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Detecting Hidden Violence: The Spatial Distribution of Excess Mortality in Rwanda

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  • Marijke verpoorten

Abstract

Rwanda experienced several forms of internal violence, including civil war,genocide, reprisal killings and (counter-)insurgency. While these events all occurred in 1990-1998, their geographic location within Rwanda differred, with the genocide especially severe in the South of the country, the civil war and reprisal killings mostly taking place in the North and East, and the (counter-)insurgency concentrated in the Northwest. In order to assess the relative impact of the different forms of violence, this article derives a detailed spatial pattern of excess mortality from the population census. In line with previous evidence on the death toll of armed conflict in Rwanda, we find significant high-high excess mortality clusters in the southern province of Butare, in and around Kigali City, and in the eastern province Kibungo. Furthermore, we present the first quantitative evidence to date of high excess mortality in the northwestern porvince Gisenyi, indicating that the 1995-1998 (counter-)insurgency inflicted a much higher death toll on the population than presently acknowledged by the Rwandan government, the UN and large western donors.

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Bibliographic Info

Paper provided by LICOS - Centre for Institutions and Economic Performance, KU Leuven in its series LICOS Discussion Papers with number 25410.

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Date of creation: 2010
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Handle: RePEc:lic:licosd:25410

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Keywords: armed conflict; genocide; excess mortality; Rwanda;

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References

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  1. Alesina, Alberto & Perotti, Roberto, 1996. "Income distribution, political instability, and investment," European Economic Review, Elsevier, vol. 40(6), pages 1203-1228, June.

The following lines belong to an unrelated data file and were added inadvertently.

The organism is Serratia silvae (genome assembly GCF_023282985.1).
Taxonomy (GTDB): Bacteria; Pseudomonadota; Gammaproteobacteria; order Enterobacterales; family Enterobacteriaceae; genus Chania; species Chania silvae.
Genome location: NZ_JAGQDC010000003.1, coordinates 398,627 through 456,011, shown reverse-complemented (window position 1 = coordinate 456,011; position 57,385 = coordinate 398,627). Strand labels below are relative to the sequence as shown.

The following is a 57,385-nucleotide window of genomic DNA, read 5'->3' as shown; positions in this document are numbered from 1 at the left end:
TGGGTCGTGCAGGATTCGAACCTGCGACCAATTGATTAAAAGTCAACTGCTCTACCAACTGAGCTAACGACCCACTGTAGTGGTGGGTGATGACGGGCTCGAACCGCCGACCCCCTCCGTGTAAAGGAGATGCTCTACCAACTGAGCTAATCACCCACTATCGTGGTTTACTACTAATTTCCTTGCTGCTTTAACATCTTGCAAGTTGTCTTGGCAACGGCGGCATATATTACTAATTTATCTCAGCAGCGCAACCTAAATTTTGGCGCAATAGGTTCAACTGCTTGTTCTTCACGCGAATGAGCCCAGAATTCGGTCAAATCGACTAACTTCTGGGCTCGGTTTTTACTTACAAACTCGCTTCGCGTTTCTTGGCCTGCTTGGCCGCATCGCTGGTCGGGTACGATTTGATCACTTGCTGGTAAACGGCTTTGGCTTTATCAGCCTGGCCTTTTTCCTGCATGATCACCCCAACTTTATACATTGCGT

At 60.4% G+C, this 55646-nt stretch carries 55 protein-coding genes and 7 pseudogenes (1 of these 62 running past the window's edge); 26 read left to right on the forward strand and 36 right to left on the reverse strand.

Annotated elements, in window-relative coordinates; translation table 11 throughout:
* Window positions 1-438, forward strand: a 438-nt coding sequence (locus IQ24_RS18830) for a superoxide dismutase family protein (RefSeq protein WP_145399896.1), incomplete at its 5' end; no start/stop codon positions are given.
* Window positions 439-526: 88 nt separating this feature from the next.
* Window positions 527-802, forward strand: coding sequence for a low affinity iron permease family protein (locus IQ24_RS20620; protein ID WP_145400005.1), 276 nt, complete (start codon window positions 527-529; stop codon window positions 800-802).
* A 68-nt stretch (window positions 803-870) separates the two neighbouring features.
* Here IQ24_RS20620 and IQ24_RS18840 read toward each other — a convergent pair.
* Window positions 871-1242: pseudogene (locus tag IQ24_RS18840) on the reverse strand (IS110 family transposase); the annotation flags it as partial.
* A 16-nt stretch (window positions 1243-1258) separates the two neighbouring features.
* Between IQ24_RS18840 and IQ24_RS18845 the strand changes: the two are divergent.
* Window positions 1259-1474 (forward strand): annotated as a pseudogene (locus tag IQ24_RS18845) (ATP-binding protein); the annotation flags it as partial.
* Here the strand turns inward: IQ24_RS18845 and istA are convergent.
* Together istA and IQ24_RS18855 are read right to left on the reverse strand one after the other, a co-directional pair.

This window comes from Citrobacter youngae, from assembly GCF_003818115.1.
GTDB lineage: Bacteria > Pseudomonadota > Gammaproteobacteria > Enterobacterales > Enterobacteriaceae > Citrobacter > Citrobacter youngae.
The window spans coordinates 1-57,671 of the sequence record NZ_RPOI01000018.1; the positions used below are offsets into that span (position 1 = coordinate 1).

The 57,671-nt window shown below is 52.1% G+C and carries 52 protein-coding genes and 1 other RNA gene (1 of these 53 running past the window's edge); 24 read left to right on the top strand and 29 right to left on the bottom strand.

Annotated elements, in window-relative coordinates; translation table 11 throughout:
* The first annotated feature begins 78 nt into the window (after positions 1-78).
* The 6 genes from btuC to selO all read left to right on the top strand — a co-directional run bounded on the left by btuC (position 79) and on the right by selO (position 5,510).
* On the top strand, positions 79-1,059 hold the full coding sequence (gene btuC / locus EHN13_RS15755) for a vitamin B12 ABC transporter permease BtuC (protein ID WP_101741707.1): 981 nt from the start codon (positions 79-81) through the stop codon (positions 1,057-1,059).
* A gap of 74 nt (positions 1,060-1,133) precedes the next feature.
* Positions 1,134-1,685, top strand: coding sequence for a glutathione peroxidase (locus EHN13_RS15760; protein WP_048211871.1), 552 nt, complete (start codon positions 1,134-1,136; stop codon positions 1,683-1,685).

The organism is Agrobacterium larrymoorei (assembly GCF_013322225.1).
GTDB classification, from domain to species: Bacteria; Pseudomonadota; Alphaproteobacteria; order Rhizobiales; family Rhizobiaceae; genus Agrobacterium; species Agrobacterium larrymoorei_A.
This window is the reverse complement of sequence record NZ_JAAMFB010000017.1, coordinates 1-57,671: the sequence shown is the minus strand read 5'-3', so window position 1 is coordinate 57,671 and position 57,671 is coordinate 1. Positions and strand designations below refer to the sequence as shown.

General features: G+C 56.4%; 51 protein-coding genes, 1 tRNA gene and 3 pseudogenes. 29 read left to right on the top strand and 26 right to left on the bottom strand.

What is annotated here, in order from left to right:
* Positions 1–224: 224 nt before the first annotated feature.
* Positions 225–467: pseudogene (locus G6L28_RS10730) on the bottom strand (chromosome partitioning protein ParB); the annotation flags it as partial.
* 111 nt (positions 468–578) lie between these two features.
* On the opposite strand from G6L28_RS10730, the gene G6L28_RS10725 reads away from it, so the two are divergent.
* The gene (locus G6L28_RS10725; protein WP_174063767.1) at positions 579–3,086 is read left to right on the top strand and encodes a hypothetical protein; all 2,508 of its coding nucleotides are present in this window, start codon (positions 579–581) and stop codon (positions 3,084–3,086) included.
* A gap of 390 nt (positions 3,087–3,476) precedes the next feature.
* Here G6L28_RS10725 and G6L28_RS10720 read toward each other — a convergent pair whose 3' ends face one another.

2. Andre, Catherine & Platteau, Jean-Philippe, 1998. "Land relations under unbearable stress: Rwanda caught in the Malthusian trap," Journal of Economic Behavior & Organization, Elsevier, vol. 34(1), pages 1-47, January.
  3. Li, Baibing & Martin, Elaine B. & Morris, A. Julian, 2002. "On principal component analysis in L1," Computational Statistics & Data Analysis, Elsevier, vol. 40(3), pages 471-474, September.
  4. Perotti, Roberto & Alesina, Alberto, 1996. "Income Distribution, Political Instability, and Investment," Scholarly Articles 4553018, Harvard University Department of Economics.
  5. Marijke Verpoorten, 2005. "The Death Toll of the Rwandan Genocide: A Detailed Analysis for Gikongoro Province," Population (english edition), Institut National d'Études Démographiques (INED), vol. 60(4), pages 331-367.
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Cited by:
  1. Marijke Verpoorten, 2011. "Measure for Measure: How Well Do We Measure Micro-Level Conflict Intensity?," LICOS Discussion Papers 27511, LICOS - Centre for Institutions and Economic Performance, KU Leuven.
  2. Pieter Serneels & Marijke Verpoorten, 2012. "The impact of armed conflict on economic performance: Evidence from Rwanda," CSAE Working Paper Series 2012-10, Centre for the Study of African Economies, University of Oxford.
  3. Giacomo De Luca & Marijke Verpoorten, 2011. "From Vice to Virtue? Civil War and Social Capital in Uganda," HiCN Working Papers 111, Households in Conflict Network.
  4. Tilman Brück & Patricia Justino & Philip Verwimp & Andrew Tedesco, 2013. "Measuring Conflict Exposure in Micro-Level Surveys," HiCN Working Papers 153, Households in Conflict Network.
  5. Verpoorten Marijke, 2012. "The Intensity of the Rwandan Genocide: Measures from the Gacaca Records," Peace Economics, Peace Science, and Public Policy, De Gruyter, vol. 18(1), pages 1-26, April.
  6. Andrea Guariso & Marijke Verpoorten, 2014. "Armed conflict and schooling in Rwanda: Digging deeper," HiCN Working Papers 166, Households in Conflict Network.

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